Still, the “Gift of Happiness” ad campaign, sponsored by Costa Rica’s tourism institute, has given away about 200 expense-paid trips for travelers to the country to savor some of its many charms: adrenaline-pumping adventure sports, romantic getaways and wildlife viewing treks.
“It’s almost like God’s playground, with its two oceans and its 12 distinct biodiversity zones,” said Andrew Jones, an executive with 22Squared, an Atlanta ad agency that’s handling the campaign.
Costa Rica scores high – but not as high – in another ranking. Columbia University’s Earth Institute released a World Happiness Report to the United Nations in April. Taking into account factors such as political freedom, strong social networks and an absence of corruption, that report listed Denmark, Norway, Finland and the Netherlands in the top spots. Costa Rica came in 12th, after the United States.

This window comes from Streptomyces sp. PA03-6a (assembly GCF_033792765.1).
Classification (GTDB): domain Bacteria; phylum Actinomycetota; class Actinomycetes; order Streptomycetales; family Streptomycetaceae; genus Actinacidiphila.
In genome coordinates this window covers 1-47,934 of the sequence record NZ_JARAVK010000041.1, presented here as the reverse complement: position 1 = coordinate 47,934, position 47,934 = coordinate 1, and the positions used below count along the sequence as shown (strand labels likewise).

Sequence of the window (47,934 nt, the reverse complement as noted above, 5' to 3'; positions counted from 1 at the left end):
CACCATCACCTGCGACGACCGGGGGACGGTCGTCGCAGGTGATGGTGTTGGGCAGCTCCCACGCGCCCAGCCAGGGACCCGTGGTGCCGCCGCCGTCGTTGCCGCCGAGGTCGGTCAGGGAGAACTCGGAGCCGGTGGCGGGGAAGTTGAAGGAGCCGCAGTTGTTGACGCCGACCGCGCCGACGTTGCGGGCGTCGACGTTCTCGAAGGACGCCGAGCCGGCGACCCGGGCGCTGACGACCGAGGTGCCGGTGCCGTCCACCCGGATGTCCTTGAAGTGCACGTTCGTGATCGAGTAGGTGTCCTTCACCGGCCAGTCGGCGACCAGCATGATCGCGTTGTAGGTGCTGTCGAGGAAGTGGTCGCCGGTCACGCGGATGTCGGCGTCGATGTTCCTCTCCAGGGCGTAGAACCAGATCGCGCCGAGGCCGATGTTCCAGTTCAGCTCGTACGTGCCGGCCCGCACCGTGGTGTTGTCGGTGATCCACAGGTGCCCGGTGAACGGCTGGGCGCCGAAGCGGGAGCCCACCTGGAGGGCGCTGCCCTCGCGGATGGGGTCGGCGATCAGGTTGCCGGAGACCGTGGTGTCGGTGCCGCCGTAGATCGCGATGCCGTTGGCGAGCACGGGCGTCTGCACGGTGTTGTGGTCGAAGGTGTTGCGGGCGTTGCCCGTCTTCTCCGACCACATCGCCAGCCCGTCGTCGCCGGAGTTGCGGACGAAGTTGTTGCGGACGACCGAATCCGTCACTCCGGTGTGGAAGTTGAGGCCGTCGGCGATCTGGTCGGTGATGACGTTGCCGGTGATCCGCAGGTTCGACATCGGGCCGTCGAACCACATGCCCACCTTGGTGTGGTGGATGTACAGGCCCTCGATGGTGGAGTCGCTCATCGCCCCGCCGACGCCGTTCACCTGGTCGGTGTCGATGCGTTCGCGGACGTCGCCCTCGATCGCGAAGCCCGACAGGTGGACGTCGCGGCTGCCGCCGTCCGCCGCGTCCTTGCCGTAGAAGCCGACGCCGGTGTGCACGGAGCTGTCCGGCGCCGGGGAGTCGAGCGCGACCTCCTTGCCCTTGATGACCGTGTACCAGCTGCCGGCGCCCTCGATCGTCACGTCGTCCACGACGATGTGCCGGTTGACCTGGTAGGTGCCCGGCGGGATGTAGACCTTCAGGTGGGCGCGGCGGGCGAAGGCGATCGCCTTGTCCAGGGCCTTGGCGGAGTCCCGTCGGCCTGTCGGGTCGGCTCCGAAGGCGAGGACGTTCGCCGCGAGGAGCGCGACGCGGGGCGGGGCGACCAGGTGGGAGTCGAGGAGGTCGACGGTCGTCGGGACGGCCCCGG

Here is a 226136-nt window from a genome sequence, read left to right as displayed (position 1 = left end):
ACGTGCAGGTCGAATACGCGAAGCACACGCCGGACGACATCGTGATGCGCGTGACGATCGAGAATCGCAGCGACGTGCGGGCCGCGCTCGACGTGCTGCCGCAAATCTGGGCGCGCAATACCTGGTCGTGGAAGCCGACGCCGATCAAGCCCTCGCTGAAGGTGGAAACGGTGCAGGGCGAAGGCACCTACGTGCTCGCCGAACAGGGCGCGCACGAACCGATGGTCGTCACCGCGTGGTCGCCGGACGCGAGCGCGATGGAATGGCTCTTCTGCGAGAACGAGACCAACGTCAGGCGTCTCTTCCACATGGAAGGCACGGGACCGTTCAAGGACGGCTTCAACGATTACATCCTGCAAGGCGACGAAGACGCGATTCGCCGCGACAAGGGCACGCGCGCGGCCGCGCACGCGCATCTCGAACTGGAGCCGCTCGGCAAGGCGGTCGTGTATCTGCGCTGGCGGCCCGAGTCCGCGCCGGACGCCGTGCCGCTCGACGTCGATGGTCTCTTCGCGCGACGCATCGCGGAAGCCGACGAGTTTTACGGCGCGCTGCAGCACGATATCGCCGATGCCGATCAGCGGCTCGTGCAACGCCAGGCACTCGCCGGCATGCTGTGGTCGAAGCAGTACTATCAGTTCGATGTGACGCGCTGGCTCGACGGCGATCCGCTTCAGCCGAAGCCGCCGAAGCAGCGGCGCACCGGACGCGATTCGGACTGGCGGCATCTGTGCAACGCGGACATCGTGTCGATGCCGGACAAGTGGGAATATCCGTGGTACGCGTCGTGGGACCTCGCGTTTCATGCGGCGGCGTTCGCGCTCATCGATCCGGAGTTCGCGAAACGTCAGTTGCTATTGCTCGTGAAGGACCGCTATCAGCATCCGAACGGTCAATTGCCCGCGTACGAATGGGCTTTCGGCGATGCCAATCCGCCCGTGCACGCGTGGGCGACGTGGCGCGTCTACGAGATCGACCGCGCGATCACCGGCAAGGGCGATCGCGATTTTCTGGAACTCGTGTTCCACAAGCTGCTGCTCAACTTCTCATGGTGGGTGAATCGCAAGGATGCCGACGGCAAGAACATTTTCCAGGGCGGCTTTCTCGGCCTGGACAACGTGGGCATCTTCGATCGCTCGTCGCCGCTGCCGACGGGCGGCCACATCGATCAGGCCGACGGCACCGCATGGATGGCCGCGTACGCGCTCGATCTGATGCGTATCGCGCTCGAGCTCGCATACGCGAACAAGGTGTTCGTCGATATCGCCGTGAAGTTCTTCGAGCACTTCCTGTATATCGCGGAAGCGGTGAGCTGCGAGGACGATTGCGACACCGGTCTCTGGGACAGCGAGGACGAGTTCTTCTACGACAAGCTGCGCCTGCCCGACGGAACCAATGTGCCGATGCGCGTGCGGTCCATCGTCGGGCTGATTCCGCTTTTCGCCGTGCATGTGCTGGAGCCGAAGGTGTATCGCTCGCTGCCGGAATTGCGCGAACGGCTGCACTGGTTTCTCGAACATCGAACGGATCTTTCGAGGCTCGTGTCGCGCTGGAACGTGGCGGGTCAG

The pioneer in giving supremacy to happiness over material prosperity is a tiny kingdom in the Himalayas. In 1972, Bhutan set as national policy the pursuit of happiness through preserving cultural values, protecting the environment, fair and efficient use of resources and sustainable development.
“Most Bhutanese are proud of the country’s development philosophy of Gross National Happiness,” Passang Dorji, the president of the Journalists Association of Bhutan, said in an email.
On a scale of material prosperity, Bhutan would rank low. The World Bank says its annual per capita income is only $670.
Despite the material modesty, are Bhutanese happier?
“What I can say is that – maybe it is because of the GNH policy – the Bhutanese people are not as unhappy as people in the region and other parts of the world,” Dorji wrote.